"Iš-Rílyeh! Cthulhu fhtagn! Iš! Iš!"

Special Guest Writer
Dr. LaBeaver

Cthulhu (KhlŻl'-hloo)

In the watery ruins of Rílyeh, he sleeps a deathless sleep. We are told that, when the stars are right, terrible Cthulhu will rise from his black depths and usher in new age of darkness for the earth.

("When the stars are right" is a great time to do anything. Iím currently planning you go out and get a job, "when the stars are right.")

Imagine a creature that is man, squid, and dragon all composed into one gigantic horrifying form. That is Cthulhu; the horrible, tentacled elder god who brings madness to those who are unfortunate enough to ever glimpse him. Yep, thatís Cthulhu.

Now, most of you are probably asking at this point, "Hey nameless internet person who might very well be a sex offender or something, why donít we hear more out of this Cthulhu critter if heís so cool?"

And ignoring the sex offender comment, this is a very valid question. Why does the name Cthulhu pop up so frequently in discussions about slimy horror monsters when this so-called "Great Old One" has yet to even fight Gamera? Hell, he hasnít even kicked Mothraís ass. Even an encounter with Abbot and Costello would have leant this giant squid-god some credibility. Where did this monster come from and where have we heard his name?

Well, letís begin with Cthulhu and popular cultureÖ or semi-popular cultureóculture not quite as popular as pro-wrestling or Pokemon, but far cooler than Doctor Who and Babylon 5.

If youíre a Metallica fan, youíre probably aware of two songs that make mention of Cthulhu. One is "The Thing That Should Not Be", which is distinctly Lovecraftian and fairly Cthulhu-ish. And then there is the instrumental "The Call of Ktulu." Your guess is as good as mine as to why the Metallica boys decided to spell the big Cís name wrong. Perhaps itís a copyright thing, perhaps it was a misprint- either way, we probably shouldnít give too much thought to a band whose deepest lyrics seem to have been ripped from a Conan comic book.

As for other Cthulhu references in music, he does seem to have quite a following with European death metal bandsóall with spooky names like "Yog Sothoth," "Morphine Angel," and "Corpse Bangers Incorporated." If youíre familiar with any of these bands, itís probably best that you keep it to yourself. Basically, people like Bono and Elton John sing songs about JFK and Marilyn Monroe. The Best Cthulhu can hope for is an alcohol-induced tribute from Gwar.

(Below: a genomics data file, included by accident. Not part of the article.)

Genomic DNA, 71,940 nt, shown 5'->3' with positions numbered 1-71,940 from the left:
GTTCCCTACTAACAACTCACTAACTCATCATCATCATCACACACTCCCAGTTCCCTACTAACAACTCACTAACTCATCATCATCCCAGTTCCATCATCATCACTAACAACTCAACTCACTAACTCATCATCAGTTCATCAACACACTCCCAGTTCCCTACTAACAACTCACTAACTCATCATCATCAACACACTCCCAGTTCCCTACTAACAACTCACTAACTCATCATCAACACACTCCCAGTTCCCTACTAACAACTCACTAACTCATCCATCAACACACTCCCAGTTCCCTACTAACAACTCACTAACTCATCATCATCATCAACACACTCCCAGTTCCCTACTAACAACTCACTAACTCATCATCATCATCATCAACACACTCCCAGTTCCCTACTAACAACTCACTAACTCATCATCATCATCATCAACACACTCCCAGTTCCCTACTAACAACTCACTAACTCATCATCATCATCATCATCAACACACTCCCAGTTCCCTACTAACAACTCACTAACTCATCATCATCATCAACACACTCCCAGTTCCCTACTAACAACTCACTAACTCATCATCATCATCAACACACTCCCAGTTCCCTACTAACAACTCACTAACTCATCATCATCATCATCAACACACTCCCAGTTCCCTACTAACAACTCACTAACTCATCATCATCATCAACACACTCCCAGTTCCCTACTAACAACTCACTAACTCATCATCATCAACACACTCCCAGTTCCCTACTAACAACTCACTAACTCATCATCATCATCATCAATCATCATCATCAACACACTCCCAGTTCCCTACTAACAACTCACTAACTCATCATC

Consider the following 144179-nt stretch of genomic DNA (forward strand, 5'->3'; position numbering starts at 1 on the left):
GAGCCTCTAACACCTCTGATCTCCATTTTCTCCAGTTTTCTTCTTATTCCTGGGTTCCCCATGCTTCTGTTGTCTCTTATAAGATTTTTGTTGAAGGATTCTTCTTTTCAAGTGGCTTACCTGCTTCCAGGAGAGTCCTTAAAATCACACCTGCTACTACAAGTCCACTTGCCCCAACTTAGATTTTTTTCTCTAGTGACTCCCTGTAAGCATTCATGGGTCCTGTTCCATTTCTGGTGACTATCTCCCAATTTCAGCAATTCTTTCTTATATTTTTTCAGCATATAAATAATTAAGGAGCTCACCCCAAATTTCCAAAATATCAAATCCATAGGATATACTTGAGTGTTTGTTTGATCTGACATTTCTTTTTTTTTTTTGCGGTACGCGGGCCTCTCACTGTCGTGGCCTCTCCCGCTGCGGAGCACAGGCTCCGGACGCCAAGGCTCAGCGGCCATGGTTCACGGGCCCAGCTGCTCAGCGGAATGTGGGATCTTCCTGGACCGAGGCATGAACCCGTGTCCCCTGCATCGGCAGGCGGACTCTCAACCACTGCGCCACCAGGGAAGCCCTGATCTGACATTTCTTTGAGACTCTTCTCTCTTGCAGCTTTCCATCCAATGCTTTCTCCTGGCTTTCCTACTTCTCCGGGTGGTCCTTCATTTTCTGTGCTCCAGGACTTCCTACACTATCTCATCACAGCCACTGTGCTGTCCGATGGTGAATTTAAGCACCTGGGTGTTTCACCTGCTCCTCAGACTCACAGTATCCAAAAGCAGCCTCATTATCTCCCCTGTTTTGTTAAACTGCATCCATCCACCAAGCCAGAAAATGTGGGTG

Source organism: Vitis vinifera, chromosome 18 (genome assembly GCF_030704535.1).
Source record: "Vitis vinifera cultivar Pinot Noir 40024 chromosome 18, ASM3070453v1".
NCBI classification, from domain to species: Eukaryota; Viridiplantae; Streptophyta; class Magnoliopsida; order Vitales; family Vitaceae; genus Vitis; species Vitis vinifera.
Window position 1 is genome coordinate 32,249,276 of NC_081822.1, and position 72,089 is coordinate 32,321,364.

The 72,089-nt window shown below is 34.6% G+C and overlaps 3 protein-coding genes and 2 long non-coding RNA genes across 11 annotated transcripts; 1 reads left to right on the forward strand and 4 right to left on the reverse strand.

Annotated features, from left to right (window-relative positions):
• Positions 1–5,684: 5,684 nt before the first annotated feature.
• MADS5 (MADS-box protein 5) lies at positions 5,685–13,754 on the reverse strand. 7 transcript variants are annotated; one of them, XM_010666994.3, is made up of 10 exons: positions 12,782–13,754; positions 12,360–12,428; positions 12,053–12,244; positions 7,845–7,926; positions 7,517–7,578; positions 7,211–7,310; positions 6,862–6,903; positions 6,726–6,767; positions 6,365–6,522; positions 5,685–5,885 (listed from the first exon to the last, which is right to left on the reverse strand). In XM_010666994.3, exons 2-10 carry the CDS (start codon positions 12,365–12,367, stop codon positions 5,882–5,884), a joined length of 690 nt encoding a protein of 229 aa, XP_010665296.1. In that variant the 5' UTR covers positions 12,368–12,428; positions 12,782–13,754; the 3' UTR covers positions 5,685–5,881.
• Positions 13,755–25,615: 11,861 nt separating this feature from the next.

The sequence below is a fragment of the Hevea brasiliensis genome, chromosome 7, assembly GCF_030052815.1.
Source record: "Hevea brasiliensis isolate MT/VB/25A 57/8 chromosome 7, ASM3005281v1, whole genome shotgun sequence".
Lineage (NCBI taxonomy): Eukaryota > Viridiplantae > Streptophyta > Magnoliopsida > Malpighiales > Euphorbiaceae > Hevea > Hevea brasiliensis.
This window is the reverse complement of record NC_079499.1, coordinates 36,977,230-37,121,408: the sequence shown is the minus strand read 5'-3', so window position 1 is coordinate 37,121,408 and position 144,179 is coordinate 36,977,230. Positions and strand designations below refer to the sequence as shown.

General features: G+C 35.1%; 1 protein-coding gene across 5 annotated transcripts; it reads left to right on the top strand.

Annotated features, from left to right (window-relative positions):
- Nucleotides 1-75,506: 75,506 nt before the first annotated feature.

But what about Cthulhu in the movies, right? Well, the old squid god has been featured in a few films. And after viewing them, itís easy to see why Cthulhu isnít interested in leaving the bottom of the ocean any time soon either. If Juan Piquer Simon (Spainís answer to Roger Corman) were to make a movie about you, youíd probably find a cave to hide in too.

Movies based on the works of H.P. Lovecraft, as a rule, are usually nothing but straight cheese. Perhaps these film projects start well, with intentions of faithfully adapting a Lovecraft story for the big screenÖ and then the reality of filmmaking comes into play. The next thing you know, youíre making little compromises. Instead of a formless monster too horrible to describe, you settle for a guy in a rubber costume covered in petroleum jelly. Instead of an atmospheric 1920ís New England Setting, you end up shooting the scenes in your uncleís garageóand you eventually just go ahead and write Grandma into the plot since she keeps wandering into the shot. The next thing you know, youíre a presentation of Full Moon Entertainment.

So, the only two Cthulhu movies out there are "Necronomicon" and "Cthulhu Mansion", and I donít have to tell you they suck total ass. First, we can just skip "Cthulhu Mansion" because, beyond the title, it has just about as much to do with Cthulhu as "Breakfast at Tiffanies". "Necronomicon" on the other hand, takes the more traditional route of simply bastardizing a Lovecraft story out of all recognition. What started as an attempt to make a short film version of "The Rats in the Walls" ended up as a total celluloid mess in which Cthulhu is not only living in this guyís basement, (!) but also ends up being killed in the end by a goddamn falling chandelier (!!). Iím not sure why the director chose to kill off the Big C off with something as ludicrous as a falling chandelier, but I can only assume it was all a part of a much longer bar-fight scene that got cut. Itís worth mentioning that there was an episode of "The Real Ghostbusters" animated series entitled "Collect Call of Cthulhu." I donít quite remember the episode, but Iím sure it stands head and shoulders over the other two Cthulhu ventures.

But we still havenít gotten to the bottom of this whole Cthulhu business, have we? Besides his frequent appearances in comic books and his occasional incarnation as a beanie baby is probably best known and best appreciated from the short stories of H.P. Lovecraft. Having made their first appearances during the 1910ís, 20ís, and 30ís in such magazines as "Weird Tales", Lovecraftís stories are still widely read today and can be purchased at most bookstore (except the Christian Bookstores, where you can only purchase the "Precious Moments" edition of the Necronomicon). In spite of it all, most people who know and love Cthulhu probably know him from reading and not from movies and TV.

So Cthulhu manages to capture the imaginations of horror, fantasy, and sci-fi fans worldwide, despite the fact that heís yet to be prominently featured in main stream electronic media. Even in Lovecraftís Stories, Cthulhu was mentioned very rarely and was but one of the authorís many bizarre and fascinating creations. But none the less, Cthulhu remains one kick-ass Elder God and the goodwill ambassador for weird fiction.

And we all know he could kick Gameraís ass any day of the week.

"Iš-Rílyeh! Cthulhu fhtagn! Iš! Iš!"

Dr. LaBeaver